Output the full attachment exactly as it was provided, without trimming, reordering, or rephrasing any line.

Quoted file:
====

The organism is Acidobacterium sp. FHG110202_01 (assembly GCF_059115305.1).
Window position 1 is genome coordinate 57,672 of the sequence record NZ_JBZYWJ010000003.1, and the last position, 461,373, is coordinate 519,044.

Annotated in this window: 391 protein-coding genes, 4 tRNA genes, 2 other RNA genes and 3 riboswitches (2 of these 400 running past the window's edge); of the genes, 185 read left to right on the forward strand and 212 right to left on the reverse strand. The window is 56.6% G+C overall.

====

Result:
The organism is Acidobacterium sp. FHG110202_01 (assembly GCF_059115305.1).
Window position 1 is genome coordinate 57,672 of the sequence record NZ_JBZYWJ010000003.1, and the last position, 461,373, is coordinate 519,044.

Annotated in this window: 391 protein-coding genes, 4 tRNA genes, 2 other RNA genes and 3 riboswitches (2 of these 400 running past the window's edge); of the genes, 185 read left to right on the forward strand and 212 right to left on the reverse strand. The window is 56.6% G+C overall.